How to Answer Difficult Media Questions

Learn how to manage difficult media interview questions.

Lisa B. Marshall
5-minute read
Episode #54

What is Bridging?

First, you are not obligated to answer the questions exactly as asked. You never want to evade questions, but you do have the flexibility to rephrase or modify questions and to answer them in a positive, confident manner. Your responses may, or may not, briefly address the question asked before bridging to your prepared message.

For example, you can change the scope of the question by making it narrower or broader. You say, "Yes, X is a concern and let's consider the larger issue here..." You can even change the entire direction of the question. For example, you could say, "Well, to fully answer that question, I first need to explain that..."

How Should You Answer Hostile Questions?

With hostile questions, it’s critical to remove any negatively charged language, reframe the question in the positive direction, and respond with your message. When responding, stick to the facts; ignore the personality. Most importantly, stay calm. Avoid an emotional reaction or that will end up being the story. If you need a moment to compose yourself, simply say "Before I answer that, I'll need a moment."

I heard a great example of an answer to a hostile question just today. A current professional real estate investor was asked, “Some people call you a vulture; how do you respond to that?”

First, he diffused the question with a smile. The he paused and said, “Well, they must not understand what it is that we do. We’ll buy this dilapidated house when no one else will, and then we’ll make it the best house on the block. Which would you rather live next to?”

I thought that was a great response. Notice, he responded to somewhat hostile question with a smile, then immediately he flipped the question in his own mind and responded with a positive core message.

Again, the overall idea with bridging is to answer the question and set up the opportunity to deliver a positive core message, which might not have been possible had you directly answered the original question. Managing the media effectively means understanding the difference between a direct answer and a response.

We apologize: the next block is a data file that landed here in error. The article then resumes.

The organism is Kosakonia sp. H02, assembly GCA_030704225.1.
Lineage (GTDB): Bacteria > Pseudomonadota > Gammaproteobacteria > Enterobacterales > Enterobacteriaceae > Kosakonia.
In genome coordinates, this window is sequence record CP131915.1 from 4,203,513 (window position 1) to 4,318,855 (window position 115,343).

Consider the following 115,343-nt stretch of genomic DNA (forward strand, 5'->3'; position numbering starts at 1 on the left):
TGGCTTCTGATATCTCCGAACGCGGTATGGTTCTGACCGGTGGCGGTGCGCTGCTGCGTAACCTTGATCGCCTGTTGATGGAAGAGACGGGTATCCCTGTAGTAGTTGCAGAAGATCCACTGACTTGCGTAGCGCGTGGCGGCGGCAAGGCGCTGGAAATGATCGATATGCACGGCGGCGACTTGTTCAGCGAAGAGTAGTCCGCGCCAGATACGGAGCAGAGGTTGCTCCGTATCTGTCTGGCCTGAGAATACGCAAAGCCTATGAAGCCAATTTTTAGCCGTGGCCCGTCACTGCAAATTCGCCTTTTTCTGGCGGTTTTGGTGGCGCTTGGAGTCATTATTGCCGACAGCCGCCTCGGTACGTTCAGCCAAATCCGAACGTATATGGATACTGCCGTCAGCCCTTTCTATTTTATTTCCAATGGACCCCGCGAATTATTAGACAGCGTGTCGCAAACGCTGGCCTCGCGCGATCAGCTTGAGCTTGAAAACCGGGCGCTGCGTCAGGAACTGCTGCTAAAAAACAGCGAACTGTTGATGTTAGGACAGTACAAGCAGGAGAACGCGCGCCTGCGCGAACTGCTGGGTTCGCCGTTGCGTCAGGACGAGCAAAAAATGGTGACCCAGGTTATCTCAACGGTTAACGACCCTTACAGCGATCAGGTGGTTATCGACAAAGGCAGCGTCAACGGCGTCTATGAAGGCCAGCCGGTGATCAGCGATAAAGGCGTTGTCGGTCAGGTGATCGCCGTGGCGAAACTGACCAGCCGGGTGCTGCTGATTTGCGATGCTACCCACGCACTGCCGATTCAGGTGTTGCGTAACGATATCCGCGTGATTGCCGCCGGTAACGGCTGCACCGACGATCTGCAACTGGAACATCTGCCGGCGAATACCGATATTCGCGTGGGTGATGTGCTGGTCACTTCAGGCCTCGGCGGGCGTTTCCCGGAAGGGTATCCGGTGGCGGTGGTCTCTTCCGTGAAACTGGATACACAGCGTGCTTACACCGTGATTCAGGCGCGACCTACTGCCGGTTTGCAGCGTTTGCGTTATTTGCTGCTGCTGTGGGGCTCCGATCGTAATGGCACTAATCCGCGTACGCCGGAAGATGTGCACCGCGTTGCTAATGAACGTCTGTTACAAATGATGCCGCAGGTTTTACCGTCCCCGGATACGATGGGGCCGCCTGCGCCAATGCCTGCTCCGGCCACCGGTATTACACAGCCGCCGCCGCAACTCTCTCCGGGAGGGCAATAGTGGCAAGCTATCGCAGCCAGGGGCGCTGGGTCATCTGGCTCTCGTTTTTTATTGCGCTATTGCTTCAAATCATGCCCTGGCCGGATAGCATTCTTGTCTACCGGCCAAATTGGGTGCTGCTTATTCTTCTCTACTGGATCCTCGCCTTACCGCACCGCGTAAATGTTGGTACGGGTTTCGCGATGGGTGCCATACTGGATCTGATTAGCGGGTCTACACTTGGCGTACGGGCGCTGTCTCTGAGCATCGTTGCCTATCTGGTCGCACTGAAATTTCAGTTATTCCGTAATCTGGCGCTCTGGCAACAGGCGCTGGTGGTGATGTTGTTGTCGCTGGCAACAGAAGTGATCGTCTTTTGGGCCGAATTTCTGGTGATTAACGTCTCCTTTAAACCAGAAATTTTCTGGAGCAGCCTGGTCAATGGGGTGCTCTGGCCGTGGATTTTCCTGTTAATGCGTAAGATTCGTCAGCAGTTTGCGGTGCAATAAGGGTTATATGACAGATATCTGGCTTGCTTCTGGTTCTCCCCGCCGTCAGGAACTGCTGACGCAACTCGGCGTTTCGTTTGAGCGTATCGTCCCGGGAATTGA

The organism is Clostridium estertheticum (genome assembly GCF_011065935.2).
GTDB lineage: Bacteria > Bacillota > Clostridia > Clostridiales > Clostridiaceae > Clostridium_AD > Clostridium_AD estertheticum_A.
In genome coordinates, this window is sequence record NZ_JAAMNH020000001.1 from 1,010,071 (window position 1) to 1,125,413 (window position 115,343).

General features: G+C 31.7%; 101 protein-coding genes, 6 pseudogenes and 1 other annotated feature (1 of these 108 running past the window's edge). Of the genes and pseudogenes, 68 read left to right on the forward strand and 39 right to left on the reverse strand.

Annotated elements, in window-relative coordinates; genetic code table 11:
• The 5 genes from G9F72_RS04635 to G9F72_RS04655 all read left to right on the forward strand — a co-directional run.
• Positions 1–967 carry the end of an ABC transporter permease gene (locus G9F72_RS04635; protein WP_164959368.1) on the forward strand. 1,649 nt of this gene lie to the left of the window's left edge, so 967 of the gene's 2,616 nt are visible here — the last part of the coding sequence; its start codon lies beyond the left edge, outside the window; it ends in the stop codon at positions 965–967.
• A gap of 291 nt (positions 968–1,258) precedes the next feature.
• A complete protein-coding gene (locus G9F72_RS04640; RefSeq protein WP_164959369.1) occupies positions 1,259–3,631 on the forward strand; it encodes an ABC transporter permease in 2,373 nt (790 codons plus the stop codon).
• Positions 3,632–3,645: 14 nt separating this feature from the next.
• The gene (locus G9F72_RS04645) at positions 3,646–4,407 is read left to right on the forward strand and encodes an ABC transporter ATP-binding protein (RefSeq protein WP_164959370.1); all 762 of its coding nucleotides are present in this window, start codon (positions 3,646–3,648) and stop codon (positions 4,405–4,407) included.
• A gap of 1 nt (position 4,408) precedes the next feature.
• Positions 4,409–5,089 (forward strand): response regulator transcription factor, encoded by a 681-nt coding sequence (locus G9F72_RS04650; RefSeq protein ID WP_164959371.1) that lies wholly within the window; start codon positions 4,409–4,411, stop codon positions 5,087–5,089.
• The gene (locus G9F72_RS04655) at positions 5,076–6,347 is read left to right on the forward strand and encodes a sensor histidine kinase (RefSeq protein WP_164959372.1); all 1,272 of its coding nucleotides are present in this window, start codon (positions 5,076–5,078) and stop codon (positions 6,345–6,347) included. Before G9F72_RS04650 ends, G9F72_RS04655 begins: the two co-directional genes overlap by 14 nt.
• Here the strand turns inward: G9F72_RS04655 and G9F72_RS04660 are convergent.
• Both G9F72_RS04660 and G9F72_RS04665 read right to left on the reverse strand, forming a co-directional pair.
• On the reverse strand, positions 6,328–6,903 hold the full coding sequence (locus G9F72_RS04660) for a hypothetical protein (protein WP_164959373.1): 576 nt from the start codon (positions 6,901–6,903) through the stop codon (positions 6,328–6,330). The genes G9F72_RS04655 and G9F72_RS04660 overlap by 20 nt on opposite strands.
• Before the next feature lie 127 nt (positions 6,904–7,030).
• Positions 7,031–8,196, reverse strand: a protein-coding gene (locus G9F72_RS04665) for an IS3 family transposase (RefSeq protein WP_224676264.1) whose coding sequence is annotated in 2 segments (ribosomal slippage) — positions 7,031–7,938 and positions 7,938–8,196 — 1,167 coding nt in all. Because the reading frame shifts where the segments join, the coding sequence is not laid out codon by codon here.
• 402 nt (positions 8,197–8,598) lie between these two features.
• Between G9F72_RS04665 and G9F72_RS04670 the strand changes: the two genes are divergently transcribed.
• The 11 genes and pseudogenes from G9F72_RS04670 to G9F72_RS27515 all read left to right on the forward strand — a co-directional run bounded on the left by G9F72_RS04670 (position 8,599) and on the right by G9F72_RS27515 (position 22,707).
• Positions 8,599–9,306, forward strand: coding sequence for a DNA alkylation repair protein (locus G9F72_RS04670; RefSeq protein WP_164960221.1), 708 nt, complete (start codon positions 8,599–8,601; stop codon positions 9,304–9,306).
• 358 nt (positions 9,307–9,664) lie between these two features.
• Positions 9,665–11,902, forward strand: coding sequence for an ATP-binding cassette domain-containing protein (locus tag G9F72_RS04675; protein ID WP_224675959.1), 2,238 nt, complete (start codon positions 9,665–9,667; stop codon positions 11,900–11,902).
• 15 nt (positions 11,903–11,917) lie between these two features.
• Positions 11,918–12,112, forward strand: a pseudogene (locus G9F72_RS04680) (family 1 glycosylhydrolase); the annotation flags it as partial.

Question the Questioner

Another technique is to question the questioner. Always feel free to ask the interviewer a question to clarify. It's OK to say, "Would you rephrase the question?"   Often the second time a question is asked it is more direct and concise.

Sometimes it helps to understand the motivation behind the question. In this case you might try, "Why do you ask?" or "What do you mean by that?"

At times the question may be difficult because you simply don’t understand what the person is asking. Maybe it’s because of a heavy accent, maybe the question wasn’t clear, or maybe the question seemed more like a comment. In this case the best thing to do is to pick out a few key words and make the clarification yourself by asking, "Are you asking me X?" That way, you either are correct or the reporter will say, “No I was asking about Y.” In any case, you’ll get clarity, which will allow you again to shift the conversation to the story you want to tell.

Summary for Answering Media Questions

So there you have it, Marie-Adele, some general strategies to help you navigate difficult reporters’ questions and stay focused. First, you need to prepare and practice your core messages, next you need to practice bridging from the question asked to your prepared responses, and finally, when necessary, it’s important to be comfortable responding to reporter questions with your own questions to gain clarity. I know you asked also about tips for specific types of questions, such as know-it-all, chummy, good-bye, jargonistic, and speculative questions. I’ll cover those next week in How to Answer Difficult Media Questions – Part 2. I’m very excited because in that episode I talk with publicist, Helen Coranto, who will share some great tips for handling these types of questions.

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Online Public Relations – The Successful Media Interview. (Nice short tutorial. Free.)

Press Conference image courtesy of Shutterstock


About the Author

Lisa B. Marshall

Lisa B. Marshall Lisa holds masters with duel degrees in interpersonal/intercultural communication and organizational communication. She’s the author of Smart Talk: The Public Speaker's Guide to Success in Every Situation, as well as Ace Your Interview, Powerful Presenter, and Expert Presenter. Her work has been featured in CBS Money Watch, Ragan.com, Woman's Day, Glamour, Cosmopolitan, and many others. Her institutional clients include Johns Hopkins Medicine, Harvard University, NY Academy of Science, University of Pennsylvania, Genentech, and Roche.